Israel wants nothing more than endless rounds of peace negotiations, writes Joseph Dana
Regardless of Kushner’s visit, the status quo will prevail in Israel and Palestine
Amid the stream of firings, departures and outlandish statements coming from the White House, Donald Trump is sending a team to broker Middle East peace. At the best of times, American presidents have had little luck achieving a lasting and equitable peace agreement between the Israelis and Palestinians. Undeterred, Mr Trump is ready to take a stab at the impossible. The only side that stands to benefit from Washington’s fresh interest is Israel.
Heading up the team is Jared Kushner, the president’s son-in-law, and Jason Greenblatt, Mr Trump’s Middle East envoy. Mr Kushner, who recently said that the administration didn’t need a “history lesson” on the conflict and had read “enough books”, has a seemingly impossible task on his hands. All the more so considering his deep ties to Israel, which call into question his ability to impartially broker any peace deal. But this is not the real story of this visit.
The true narrative is one of leadership vacuums and the strength of the status quo that enables Israel to entrench its occupation on a daily basis. Israeli prime minister Benjamin Netanyahu is embroiled in a corruption trial that could easily end his political career. He has even lost favour with his primary benefactor, the Las Vegas casino magnate Sheldon Adelson. Fighting for his political life, Mr Netanyahu has whipped up anti-left wing sentiment among his nationalist base.
In another sign of his determination to hold on to political power, Mr Netanyahu has stoked the fires of conflict with the Palestinians. It was his decision, after all, to install metal detectors last month at the Al Aqsa Mosque compound. Flying in the face of advice from Israel’s security establishment, Mr Netanyahu’s stubborn decision unleashed a wave of violence in Jerusalem.
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The Israeli prime minister has also renewed his support for new settlements in East Jerusalem, called for the death penalty for convicted terrorists and rekindled the idea of swapping Palestinian cities in Israel for settlements in the West Bank. These calls highlight Mr Netanyahu’s outreach to his base and demonstrate how he has lost hold of Israel’s centrist political space the country to the right.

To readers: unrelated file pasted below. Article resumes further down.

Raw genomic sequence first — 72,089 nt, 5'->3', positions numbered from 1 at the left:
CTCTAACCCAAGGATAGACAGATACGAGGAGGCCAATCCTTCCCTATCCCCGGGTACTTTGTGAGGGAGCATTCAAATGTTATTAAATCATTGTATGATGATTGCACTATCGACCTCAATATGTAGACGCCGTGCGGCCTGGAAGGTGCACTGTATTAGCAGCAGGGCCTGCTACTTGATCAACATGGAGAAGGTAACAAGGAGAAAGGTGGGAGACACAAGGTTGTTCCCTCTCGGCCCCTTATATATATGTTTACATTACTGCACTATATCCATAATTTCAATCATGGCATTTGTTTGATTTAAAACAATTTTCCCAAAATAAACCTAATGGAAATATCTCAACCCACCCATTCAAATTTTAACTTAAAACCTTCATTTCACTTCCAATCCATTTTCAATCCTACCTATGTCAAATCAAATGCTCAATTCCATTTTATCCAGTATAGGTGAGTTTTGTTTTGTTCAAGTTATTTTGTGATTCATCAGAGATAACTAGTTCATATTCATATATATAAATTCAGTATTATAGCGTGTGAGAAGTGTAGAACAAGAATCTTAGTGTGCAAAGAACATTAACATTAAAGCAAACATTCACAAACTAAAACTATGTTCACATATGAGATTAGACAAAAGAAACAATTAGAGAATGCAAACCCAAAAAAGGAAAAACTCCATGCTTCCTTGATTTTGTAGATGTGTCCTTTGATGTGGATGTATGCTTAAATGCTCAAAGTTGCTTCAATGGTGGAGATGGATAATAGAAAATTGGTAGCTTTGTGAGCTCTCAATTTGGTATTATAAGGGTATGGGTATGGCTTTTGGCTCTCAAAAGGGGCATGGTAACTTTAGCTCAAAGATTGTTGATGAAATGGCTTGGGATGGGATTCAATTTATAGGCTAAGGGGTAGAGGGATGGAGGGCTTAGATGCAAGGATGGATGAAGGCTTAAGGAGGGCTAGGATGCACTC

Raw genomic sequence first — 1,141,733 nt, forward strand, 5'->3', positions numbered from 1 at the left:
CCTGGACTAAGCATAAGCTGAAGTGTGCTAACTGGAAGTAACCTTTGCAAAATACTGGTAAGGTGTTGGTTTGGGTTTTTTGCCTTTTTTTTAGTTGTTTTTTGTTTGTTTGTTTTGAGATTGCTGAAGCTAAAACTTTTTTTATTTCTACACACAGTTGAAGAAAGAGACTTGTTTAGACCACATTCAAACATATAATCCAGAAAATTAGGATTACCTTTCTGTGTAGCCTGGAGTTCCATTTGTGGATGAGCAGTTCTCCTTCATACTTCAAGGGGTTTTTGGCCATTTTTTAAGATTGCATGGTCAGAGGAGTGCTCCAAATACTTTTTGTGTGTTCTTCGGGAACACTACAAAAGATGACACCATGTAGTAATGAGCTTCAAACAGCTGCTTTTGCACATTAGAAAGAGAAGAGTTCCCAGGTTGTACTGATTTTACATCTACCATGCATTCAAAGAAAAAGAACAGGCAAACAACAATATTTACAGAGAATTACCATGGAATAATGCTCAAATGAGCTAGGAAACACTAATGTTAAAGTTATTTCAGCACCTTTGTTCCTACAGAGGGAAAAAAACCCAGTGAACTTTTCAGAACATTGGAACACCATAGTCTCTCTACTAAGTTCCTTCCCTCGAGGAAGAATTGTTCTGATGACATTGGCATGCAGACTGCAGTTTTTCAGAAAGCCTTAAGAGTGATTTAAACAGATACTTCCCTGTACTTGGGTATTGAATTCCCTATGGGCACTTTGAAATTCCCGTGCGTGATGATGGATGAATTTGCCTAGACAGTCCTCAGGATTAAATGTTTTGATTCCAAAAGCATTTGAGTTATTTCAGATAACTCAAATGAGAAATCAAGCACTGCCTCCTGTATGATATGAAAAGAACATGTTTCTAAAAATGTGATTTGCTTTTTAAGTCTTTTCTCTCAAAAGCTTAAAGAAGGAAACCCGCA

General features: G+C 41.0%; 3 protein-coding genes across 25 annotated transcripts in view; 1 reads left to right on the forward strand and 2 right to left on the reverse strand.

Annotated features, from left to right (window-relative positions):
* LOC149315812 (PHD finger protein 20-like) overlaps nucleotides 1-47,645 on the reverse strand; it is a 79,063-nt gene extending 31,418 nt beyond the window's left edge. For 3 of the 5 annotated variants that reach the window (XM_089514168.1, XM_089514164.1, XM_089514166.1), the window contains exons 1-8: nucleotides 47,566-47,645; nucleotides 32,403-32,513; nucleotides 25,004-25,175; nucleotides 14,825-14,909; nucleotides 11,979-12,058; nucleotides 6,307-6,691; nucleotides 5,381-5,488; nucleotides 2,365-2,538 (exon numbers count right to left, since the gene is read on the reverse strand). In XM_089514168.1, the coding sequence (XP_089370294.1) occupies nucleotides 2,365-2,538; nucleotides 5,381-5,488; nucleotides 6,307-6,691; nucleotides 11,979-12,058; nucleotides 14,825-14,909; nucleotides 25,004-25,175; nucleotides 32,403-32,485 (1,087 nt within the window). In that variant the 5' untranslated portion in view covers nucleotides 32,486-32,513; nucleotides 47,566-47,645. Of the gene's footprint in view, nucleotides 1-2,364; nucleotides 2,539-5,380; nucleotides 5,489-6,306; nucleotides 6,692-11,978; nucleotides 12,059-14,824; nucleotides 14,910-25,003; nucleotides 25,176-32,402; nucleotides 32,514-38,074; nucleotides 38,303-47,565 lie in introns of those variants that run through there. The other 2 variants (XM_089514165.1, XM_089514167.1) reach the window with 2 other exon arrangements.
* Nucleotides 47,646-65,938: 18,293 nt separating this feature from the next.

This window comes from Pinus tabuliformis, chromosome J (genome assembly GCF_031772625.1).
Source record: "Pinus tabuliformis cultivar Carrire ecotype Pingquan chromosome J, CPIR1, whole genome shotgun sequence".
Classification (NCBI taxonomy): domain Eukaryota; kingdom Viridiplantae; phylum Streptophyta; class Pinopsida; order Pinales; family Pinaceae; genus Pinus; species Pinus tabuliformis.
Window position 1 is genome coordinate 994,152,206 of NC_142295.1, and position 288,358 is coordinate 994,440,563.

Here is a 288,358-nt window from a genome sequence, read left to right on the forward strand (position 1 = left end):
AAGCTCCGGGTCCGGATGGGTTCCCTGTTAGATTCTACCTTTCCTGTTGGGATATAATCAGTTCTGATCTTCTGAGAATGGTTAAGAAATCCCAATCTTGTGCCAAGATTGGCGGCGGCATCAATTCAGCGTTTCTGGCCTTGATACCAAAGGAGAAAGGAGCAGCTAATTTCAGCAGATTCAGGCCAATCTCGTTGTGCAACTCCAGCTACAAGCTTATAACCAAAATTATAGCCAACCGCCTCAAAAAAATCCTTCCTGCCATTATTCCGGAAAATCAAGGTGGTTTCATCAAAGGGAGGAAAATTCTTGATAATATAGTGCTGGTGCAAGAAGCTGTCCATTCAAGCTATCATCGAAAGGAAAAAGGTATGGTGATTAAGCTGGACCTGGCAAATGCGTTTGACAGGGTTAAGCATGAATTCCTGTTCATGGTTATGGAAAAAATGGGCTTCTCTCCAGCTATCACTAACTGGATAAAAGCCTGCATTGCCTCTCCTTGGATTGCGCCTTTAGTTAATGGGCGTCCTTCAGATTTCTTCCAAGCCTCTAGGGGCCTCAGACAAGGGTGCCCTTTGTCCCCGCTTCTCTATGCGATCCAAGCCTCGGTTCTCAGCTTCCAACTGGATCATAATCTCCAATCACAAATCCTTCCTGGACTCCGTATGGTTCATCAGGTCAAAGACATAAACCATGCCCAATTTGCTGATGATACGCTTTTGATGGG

The leadership question appears even darker for Mahmoud Abbas. In response to Israeli moves on the Al Aqsa Mosque compound, Palestinians across the West Bank and Jerusalem came together in an extraordinary display of grassroots, unarmed resistance. Such solidification of Palestinian civil society represents a clear and present danger to Mr Abbas’s grip on power. Through security cooperation with Israel and the Palestinian Authority's own attempts to stifle dissent in the media and protests on the streets, many Palestinians view Mr Abbas as a roadblock to broad unarmed action against Israel.
In the 12th year of his four-year term as leader of the Palestine Liberation Organisation, Mr Abbas has failed to emancipate his people from occupation. Despite glorified attempts to achieve statehood recognition at the United Nations, the occupation of the West Bank has never been more secure.
Security cooperation with Israel, a critical provision of the Oslo Accords, was briefly suspended by Mr Abbas during last month’s uptick in violence over the events at Al Aqsa. For a moment, the Palestinian Authority appeared to understand how the violence on the streets against the Israeli army could translate into a sustained action against the occupation. Yet, within a matter of days, the PA resumed its collaboration with Israel and Mr Abbas returned to his position as the chief Palestinian subcontractor for Israel in the West Bank.
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With no clear successor for Mr Abbas, political groups are coming together in opposition. The exiled Mohammed Dahlan has recently made inroads with Hamas in Gaza in an attempt to create opposition to Mr Abbas’s rule in the West Bank.
Where does this leave peace negotiations? In the past, domestic political turmoil in Palestine and Israel created ripe conditions for an agreement that would serve as a distraction from the challenges on the ground. This is not the case now. Palestinian civil society has run out of patience for Mr Abbas and his hollow promises.
The question in Palestine is whether civil society has the energy and determination to break free from the shackles of the Oslo Accords, which have left them in a worse position with less land than at any other time in the history of the struggle. In Israel, Mr Netanyahu is politically damaged, and most Israelis will look at any possible peace deal with immense suspicion coming from the right-wing leader.
Despite this gloomy picture, Israel will once again come out on top thanks to a status quo that enables Israel to occupy Palestinian land and get away with it. This status quo has been engineered by Israel through years of endless negotiations that provide vital distraction from fortifying the occupation through new settlements, walls and checkpoints. This trip provides Israel with another chance to proclaim its desire for peace while taking steps on the ground to prevent any equitable peace deal.
Israel wants nothing more than endless peace negotiations that enable it to invest in the settlement infrastructure and reap the trickle-down economic benefits of occupation, including control over natural resources and a booming military-industrial complex. From this point of view, Mr Kushner’s trip to the region this week is already a boon for Tel Aviv’s continued efforts to make any peace agreement impossible.
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